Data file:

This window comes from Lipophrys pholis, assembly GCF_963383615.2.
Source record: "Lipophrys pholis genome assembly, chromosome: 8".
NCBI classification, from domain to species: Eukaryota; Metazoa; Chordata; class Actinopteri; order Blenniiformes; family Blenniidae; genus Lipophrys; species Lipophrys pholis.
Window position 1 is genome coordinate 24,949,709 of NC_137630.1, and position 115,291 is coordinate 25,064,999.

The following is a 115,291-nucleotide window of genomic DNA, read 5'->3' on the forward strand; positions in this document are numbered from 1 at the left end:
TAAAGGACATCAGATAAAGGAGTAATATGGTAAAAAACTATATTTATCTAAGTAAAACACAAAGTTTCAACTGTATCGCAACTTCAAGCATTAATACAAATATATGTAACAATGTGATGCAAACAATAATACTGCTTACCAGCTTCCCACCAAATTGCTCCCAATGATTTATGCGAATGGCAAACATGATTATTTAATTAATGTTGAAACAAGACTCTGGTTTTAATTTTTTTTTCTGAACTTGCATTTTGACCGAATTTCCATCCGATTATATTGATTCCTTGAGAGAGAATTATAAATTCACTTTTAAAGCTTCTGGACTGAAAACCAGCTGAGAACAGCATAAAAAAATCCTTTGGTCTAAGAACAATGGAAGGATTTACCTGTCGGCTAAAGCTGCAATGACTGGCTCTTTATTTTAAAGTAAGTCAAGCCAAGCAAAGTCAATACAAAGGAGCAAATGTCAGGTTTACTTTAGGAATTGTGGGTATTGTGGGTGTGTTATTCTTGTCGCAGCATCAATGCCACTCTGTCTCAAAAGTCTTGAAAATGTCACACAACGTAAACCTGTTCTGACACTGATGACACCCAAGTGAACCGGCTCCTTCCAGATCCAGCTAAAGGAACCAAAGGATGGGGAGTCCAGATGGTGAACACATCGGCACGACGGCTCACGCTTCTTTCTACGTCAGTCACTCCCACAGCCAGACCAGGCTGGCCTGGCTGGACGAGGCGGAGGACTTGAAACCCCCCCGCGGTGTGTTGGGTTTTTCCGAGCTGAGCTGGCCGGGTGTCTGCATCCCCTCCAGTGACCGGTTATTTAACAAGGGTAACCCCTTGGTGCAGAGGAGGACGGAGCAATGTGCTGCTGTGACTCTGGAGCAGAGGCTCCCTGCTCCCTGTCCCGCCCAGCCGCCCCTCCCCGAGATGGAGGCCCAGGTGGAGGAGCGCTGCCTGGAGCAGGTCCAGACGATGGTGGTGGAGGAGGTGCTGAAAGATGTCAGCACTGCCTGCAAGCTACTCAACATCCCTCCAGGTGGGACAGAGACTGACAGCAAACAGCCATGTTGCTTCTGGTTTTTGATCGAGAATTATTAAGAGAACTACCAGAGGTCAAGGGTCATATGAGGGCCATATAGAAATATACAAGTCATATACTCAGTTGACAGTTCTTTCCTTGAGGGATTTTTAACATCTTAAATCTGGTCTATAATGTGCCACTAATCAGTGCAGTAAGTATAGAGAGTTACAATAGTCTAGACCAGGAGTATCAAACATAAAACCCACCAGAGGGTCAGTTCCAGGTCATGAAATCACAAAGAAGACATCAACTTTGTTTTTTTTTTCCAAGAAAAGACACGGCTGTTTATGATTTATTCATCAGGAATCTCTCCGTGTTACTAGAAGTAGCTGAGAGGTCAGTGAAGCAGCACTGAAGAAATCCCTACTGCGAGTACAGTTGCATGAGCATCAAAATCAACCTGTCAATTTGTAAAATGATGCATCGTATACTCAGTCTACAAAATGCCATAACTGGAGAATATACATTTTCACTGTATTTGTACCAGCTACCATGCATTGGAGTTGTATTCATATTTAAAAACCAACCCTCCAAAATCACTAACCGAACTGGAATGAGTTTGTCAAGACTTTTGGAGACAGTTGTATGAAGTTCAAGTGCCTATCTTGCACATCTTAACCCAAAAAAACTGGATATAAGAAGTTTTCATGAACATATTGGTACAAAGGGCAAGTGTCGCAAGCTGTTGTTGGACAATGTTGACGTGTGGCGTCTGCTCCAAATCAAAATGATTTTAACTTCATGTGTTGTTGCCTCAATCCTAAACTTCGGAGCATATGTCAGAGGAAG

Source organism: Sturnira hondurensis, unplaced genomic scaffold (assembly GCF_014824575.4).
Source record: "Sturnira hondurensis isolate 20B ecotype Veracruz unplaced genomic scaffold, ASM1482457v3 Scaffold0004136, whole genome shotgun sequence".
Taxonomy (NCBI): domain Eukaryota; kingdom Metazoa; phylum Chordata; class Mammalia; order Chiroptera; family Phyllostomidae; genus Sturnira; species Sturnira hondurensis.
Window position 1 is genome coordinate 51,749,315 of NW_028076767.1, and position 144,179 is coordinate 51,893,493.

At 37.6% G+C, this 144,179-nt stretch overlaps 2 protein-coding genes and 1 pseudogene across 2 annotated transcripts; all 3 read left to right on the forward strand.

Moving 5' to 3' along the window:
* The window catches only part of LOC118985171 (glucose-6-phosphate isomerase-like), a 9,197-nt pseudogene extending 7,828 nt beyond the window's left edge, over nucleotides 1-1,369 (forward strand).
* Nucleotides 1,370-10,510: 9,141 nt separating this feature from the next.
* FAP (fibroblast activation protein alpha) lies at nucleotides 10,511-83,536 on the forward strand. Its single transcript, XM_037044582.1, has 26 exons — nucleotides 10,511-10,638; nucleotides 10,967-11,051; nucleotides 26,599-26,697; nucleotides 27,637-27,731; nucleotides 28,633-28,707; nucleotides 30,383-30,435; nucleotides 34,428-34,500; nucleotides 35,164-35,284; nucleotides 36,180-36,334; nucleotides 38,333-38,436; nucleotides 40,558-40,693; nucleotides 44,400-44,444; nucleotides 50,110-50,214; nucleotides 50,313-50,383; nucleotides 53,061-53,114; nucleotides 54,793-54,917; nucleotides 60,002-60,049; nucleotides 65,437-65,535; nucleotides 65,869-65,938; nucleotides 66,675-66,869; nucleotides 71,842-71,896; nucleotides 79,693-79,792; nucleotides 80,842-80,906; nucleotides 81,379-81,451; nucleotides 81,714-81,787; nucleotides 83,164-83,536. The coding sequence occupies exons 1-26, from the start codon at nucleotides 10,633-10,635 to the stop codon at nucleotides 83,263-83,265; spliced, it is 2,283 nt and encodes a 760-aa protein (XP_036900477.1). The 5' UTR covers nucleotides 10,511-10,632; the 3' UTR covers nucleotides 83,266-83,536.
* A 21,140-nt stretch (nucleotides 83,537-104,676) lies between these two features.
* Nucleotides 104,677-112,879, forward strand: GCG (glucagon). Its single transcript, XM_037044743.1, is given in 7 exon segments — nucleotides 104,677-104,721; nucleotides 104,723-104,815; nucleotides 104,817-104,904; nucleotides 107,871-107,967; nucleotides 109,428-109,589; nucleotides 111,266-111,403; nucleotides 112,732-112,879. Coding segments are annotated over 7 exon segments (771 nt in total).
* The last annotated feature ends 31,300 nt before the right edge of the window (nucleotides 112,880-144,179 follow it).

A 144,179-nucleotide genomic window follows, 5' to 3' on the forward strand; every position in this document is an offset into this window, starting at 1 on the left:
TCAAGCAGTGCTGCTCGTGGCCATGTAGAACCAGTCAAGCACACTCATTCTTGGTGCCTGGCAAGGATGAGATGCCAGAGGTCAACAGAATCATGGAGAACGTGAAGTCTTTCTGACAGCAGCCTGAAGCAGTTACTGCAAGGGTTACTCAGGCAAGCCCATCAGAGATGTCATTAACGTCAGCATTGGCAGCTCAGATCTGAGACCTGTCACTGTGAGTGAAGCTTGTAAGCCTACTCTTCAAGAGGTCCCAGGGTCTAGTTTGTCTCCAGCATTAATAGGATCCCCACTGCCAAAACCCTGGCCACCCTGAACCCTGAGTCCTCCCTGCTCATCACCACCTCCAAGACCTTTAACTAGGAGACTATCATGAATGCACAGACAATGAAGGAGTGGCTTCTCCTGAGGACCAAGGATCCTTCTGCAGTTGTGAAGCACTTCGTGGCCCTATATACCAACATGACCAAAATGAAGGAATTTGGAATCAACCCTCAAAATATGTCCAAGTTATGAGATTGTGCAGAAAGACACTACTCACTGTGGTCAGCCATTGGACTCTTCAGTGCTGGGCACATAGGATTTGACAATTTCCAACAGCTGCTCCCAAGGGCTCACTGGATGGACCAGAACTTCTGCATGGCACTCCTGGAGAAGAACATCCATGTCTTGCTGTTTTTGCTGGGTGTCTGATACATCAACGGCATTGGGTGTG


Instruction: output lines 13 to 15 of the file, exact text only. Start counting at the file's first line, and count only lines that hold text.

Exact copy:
* The window catches only part of LOC118985171 (glucose-6-phosphate isomerase-like), a 9,197-nt pseudogene extending 7,828 nt beyond the window's left edge, over nucleotides 1-1,369 (forward strand).
* Nucleotides 1,370-10,510: 9,141 nt separating this feature from the next.
* FAP (fibroblast activation protein alpha) lies at nucleotides 10,511-83,536 on the forward strand. Its single transcript, XM_037044582.1, has 26 exons — nucleotides 10,511-10,638; nucleotides 10,967-11,051; nucleotides 26,599-26,697; nucleotides 27,637-27,731; nucleotides 28,633-28,707; nucleotides 30,383-30,435; nucleotides 34,428-34,500; nucleotides 35,164-35,284; nucleotides 36,180-36,334; nucleotides 38,333-38,436; nucleotides 40,558-40,693; nucleotides 44,400-44,444; nucleotides 50,110-50,214; nucleotides 50,313-50,383; nucleotides 53,061-53,114; nucleotides 54,793-54,917; nucleotides 60,002-60,049; nucleotides 65,437-65,535; nucleotides 65,869-65,938; nucleotides 66,675-66,869; nucleotides 71,842-71,896; nucleotides 79,693-79,792; nucleotides 80,842-80,906; nucleotides 81,379-81,451; nucleotides 81,714-81,787; nucleotides 83,164-83,536. The coding sequence occupies exons 1-26, from the start codon at nucleotides 10,633-10,635 to the stop codon at nucleotides 83,263-83,265; spliced, it is 2,283 nt and encodes a 760-aa protein (XP_036900477.1). The 5' UTR covers nucleotides 10,511-10,632; the 3' UTR covers nucleotides 83,266-83,536.